Sloan was not impressed -- Drucker later claimed that any manager found with a copy of his book would be fired -- but the author's insights were far ahead of their time.
"Drucker really began the whole conversation about peer groups and about how knowledge and information is shared within an organisation," Prof Gratton says. "If you look at BP's work with its 'peer assist' programmes, or Nokia, which is doing great things in this area, it all goes back to Drucker's original work."
Management by objectives: Drucker argued that management, at all levels of a business, lost its way when not adhering to a disciplined pursuit of objectives, both in the long and short term. The impact of this simple assertion has been dramatic.
In an interview last month with the Los Angeles Times, Jack Welch, former chief executive of GE, described a moment when a brief conversation with Drucker led him to rethink GE's strategic approach. "Drucker said: 'If you weren't already in this business, would you enter it today? And if not, what are you going to do about it? Simple, right? But incredibly powerful."
Drucker first wrote of "management by objectives" in his 1954 work The Practice of Management. The phrase stuck. MBO has been perhaps the most influential of all of his ideas. Who bas not had to attend a planning meeting and been confronted by a flip-chart with the word "Objectives" written in large letters at the head of the (blank) top sheet?
MBO, perhaps because of being almost universally adopted, has also been the most misunderstood of Drucker's concepts. "It's absolutely embedded in every single organisation," says Prof Gratton, "though now it is probably much more heavily driven by data than Drucker would have wanted."
Criticisms have been made of MBO for many years. In 1970, US psychologist Harry Levinson wrote an article in the Harvard Business Review (HBR) entitled "Management by Whose Objectives?", in which he argued that MBO failed to take account of employees' motivations.
Gerry Kraines, chief executive of the Levinson Institute, a leadership consultancy, shares some of the objections the founder of his organisation set out 35 years ago. He is particularly concerned about the link between objectives and reward.
"When managers seek to induce certain behaviour by tying compensation to whether or not people have achieved objectives you set up an adversarial relationship," he says. "It's in the employee's interest to commit to something that minimises the return. It induces greed, and encourages employees to 'game' the system."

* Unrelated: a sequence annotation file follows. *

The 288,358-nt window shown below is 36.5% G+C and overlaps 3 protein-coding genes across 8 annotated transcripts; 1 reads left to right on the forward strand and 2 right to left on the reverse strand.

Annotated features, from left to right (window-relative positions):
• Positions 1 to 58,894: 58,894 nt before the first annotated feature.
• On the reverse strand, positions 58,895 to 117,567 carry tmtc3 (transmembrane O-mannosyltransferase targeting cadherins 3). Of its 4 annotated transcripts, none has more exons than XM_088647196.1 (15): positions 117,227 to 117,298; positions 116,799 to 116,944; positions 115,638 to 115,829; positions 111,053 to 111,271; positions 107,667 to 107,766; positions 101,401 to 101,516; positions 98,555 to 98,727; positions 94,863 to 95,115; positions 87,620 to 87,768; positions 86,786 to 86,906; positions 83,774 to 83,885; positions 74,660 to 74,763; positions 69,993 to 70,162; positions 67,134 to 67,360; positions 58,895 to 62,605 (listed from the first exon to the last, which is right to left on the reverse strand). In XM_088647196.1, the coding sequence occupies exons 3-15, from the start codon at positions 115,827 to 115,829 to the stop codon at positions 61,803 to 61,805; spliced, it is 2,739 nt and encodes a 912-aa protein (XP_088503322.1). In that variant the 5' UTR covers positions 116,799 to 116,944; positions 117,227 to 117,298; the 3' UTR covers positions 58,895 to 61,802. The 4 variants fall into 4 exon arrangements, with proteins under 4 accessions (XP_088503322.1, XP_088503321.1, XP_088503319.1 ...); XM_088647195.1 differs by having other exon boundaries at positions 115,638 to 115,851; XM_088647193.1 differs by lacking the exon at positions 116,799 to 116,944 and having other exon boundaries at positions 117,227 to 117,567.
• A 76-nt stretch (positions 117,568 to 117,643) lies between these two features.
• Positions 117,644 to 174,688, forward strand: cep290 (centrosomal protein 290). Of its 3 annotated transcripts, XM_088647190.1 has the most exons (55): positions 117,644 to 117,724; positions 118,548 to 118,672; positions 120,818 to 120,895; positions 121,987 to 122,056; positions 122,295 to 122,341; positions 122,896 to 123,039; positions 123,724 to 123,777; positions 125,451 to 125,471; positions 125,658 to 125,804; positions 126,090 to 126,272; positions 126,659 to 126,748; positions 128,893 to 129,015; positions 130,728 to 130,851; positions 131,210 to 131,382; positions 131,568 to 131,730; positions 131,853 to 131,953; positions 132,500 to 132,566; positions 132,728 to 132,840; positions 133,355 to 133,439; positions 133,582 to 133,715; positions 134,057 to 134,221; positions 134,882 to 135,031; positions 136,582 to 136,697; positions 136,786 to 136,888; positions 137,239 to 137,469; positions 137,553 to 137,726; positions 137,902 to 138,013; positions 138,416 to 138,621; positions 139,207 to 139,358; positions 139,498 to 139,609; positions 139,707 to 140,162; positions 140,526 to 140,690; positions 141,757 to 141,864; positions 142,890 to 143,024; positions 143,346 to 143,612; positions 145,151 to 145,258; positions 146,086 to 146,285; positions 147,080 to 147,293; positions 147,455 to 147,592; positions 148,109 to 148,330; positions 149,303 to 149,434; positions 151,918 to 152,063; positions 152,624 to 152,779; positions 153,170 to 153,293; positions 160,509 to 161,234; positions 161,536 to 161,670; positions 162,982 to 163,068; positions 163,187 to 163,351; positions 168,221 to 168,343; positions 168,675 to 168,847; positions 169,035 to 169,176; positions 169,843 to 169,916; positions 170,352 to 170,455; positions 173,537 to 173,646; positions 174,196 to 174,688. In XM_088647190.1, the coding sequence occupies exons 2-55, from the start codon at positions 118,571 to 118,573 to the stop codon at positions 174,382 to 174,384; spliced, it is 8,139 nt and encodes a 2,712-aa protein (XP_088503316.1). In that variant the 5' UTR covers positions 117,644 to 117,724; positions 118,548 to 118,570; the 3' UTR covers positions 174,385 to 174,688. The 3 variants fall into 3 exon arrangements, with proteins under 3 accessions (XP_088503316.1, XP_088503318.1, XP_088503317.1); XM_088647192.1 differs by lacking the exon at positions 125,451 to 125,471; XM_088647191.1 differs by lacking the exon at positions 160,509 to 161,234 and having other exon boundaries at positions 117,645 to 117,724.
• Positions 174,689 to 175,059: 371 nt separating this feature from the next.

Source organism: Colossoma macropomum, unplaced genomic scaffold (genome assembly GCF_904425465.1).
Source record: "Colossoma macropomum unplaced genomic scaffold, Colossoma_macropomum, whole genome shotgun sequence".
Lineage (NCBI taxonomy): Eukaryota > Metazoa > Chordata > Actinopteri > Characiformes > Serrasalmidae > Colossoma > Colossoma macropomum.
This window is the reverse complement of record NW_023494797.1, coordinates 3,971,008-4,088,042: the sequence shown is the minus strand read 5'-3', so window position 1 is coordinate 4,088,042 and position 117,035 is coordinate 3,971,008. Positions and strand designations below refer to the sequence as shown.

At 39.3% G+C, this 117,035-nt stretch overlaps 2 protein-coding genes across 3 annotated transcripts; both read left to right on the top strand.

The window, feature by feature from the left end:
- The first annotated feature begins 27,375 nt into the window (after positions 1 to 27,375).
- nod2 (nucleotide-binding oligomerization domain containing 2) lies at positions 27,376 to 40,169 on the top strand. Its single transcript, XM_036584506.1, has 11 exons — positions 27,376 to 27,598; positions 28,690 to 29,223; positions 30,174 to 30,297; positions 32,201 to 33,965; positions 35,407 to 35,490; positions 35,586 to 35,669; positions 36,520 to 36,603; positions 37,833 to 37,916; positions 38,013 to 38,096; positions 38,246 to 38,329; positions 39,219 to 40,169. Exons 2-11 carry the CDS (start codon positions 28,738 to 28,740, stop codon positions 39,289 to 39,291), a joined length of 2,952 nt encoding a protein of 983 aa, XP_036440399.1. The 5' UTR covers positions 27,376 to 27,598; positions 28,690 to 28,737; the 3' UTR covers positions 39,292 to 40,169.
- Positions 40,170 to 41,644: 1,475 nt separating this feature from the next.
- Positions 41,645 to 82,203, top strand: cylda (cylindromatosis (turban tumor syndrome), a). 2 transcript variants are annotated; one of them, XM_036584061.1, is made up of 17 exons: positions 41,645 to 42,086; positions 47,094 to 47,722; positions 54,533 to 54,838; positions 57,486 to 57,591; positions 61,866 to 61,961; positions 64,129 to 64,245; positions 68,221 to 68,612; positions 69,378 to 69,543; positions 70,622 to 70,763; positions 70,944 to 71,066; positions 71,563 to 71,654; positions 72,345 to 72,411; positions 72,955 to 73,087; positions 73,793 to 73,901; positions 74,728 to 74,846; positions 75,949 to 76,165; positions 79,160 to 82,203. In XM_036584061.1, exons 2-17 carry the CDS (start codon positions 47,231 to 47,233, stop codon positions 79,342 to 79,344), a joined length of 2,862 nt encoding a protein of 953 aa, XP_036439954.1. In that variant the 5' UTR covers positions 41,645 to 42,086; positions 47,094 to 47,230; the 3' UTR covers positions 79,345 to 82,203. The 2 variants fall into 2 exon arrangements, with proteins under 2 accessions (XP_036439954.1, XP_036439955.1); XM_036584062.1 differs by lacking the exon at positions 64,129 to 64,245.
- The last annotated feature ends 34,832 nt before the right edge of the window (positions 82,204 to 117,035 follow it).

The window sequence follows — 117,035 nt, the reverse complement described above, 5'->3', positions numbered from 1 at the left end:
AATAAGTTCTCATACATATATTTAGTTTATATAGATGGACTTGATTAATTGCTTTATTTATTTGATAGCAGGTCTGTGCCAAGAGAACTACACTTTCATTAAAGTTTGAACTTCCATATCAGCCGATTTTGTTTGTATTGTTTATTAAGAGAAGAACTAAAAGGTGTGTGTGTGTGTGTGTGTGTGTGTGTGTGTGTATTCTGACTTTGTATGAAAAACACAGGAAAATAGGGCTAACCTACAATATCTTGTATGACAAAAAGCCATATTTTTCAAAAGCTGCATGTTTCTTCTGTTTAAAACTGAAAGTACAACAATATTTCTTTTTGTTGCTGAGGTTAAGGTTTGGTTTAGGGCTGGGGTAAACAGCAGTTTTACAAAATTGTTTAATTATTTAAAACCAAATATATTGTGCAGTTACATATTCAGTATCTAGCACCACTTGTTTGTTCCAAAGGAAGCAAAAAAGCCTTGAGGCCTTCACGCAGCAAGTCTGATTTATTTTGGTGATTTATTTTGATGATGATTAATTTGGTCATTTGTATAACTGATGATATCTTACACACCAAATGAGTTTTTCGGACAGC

Kraines sees GE as a good example of a company that initially adopted MBO but then adapted it successfully. "The 'Neutron Jack' phase was a literal response to MBO- be number one or number two in a market or get out of it but in time [Jack] Welch started looking at how people added value over and above the numbers," he says. "They broadened out from being a Lord of the Flies organisation, having taken MBO as far as it could go.
"I feel tremendous ambivalence about Drucker, because he was a great storyteller, and 80 per cent of what he wrote continues to hold up," Dr Kraines says. "He is the single most important writer on management. He was logical, but not too rigorous."
Create a customer: The Practice of Management also contains this famous Drucker statement: "There is only one valid definition of a business purpose: to create a customer. Markets are not created by God, nature or economic forces, but by businessmen. The want they satisfy may have been felt by the customer before he was offered the means of satisfying it. . . But it was a theoretical want before; only when the action of businessmen makes it an effective demand is there a customer, a market."
"By this he did not mean 'tell a customer what to do'," says Barbara Bund, senior lecturer at the Massachusetts Institute of Technology Sloan School of Management. "I often quote Drucker's other remark: 'Businesses are not paid to reform customers, they are paid to satisfy customers"."
"There should be an explicit customer reason for everything you do," Dr Bund says. "You can never know enough about your customers - they are unpredictable, difficult and awkward. But you have to keep working at it, improve your 'customer pictures', and communicate that internally.
She offers an example: "This is what Tesco [the UK supermarket group] has done so well-putting customers at the heart of what it does. It's a discipline. It's what Drucker was talking about 20 years ago."